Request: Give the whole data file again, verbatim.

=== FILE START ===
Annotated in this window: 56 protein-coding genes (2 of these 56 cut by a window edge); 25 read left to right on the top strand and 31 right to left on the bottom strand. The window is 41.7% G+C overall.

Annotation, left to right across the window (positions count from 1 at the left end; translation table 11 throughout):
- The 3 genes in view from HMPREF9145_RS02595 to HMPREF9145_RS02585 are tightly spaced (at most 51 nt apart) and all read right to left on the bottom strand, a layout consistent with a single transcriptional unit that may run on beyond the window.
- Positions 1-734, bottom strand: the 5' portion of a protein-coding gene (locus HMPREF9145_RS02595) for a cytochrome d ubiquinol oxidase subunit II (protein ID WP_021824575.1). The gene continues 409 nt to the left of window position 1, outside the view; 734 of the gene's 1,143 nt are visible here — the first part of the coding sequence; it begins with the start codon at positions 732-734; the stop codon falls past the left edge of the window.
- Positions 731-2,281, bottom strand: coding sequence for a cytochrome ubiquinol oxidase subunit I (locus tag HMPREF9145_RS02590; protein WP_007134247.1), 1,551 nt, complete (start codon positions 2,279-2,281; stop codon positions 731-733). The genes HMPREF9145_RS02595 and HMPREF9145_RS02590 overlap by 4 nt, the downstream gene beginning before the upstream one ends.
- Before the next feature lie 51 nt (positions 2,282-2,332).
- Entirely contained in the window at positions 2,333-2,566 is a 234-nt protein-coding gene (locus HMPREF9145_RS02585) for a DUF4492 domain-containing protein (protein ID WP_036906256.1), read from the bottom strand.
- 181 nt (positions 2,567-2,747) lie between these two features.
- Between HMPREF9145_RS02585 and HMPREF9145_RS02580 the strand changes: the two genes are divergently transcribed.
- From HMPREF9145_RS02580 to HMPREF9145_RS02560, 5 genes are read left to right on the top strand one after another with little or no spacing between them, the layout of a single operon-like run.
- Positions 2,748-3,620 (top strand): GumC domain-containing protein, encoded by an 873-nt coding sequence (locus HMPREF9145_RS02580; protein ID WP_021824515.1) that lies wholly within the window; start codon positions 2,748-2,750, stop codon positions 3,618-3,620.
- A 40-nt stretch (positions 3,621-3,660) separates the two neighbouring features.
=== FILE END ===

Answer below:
Annotated in this window: 56 protein-coding genes (2 of these 56 cut by a window edge); 25 read left to right on the top strand and 31 right to left on the bottom strand. The window is 41.7% G+C overall.

Annotation, left to right across the window (positions count from 1 at the left end; translation table 11 throughout):
- The 3 genes in view from HMPREF9145_RS02595 to HMPREF9145_RS02585 are tightly spaced (at most 51 nt apart) and all read right to left on the bottom strand, a layout consistent with a single transcriptional unit that may run on beyond the window.
- Positions 1-734, bottom strand: the 5' portion of a protein-coding gene (locus HMPREF9145_RS02595) for a cytochrome d ubiquinol oxidase subunit II (protein ID WP_021824575.1). The gene continues 409 nt to the left of window position 1, outside the view; 734 of the gene's 1,143 nt are visible here — the first part of the coding sequence; it begins with the start codon at positions 732-734; the stop codon falls past the left edge of the window.
- Positions 731-2,281, bottom strand: coding sequence for a cytochrome ubiquinol oxidase subunit I (locus tag HMPREF9145_RS02590; protein WP_007134247.1), 1,551 nt, complete (start codon positions 2,279-2,281; stop codon positions 731-733). The genes HMPREF9145_RS02595 and HMPREF9145_RS02590 overlap by 4 nt, the downstream gene beginning before the upstream one ends.
- Before the next feature lie 51 nt (positions 2,282-2,332).
- Entirely contained in the window at positions 2,333-2,566 is a 234-nt protein-coding gene (locus HMPREF9145_RS02585) for a DUF4492 domain-containing protein (protein ID WP_036906256.1), read from the bottom strand.
- 181 nt (positions 2,567-2,747) lie between these two features.
- Between HMPREF9145_RS02585 and HMPREF9145_RS02580 the strand changes: the two genes are divergently transcribed.
- From HMPREF9145_RS02580 to HMPREF9145_RS02560, 5 genes are read left to right on the top strand one after another with little or no spacing between them, the layout of a single operon-like run.
- Positions 2,748-3,620 (top strand): GumC domain-containing protein, encoded by an 873-nt coding sequence (locus HMPREF9145_RS02580; protein ID WP_021824515.1) that lies wholly within the window; start codon positions 2,748-2,750, stop codon positions 3,618-3,620.
- A 40-nt stretch (positions 3,621-3,660) separates the two neighbouring features.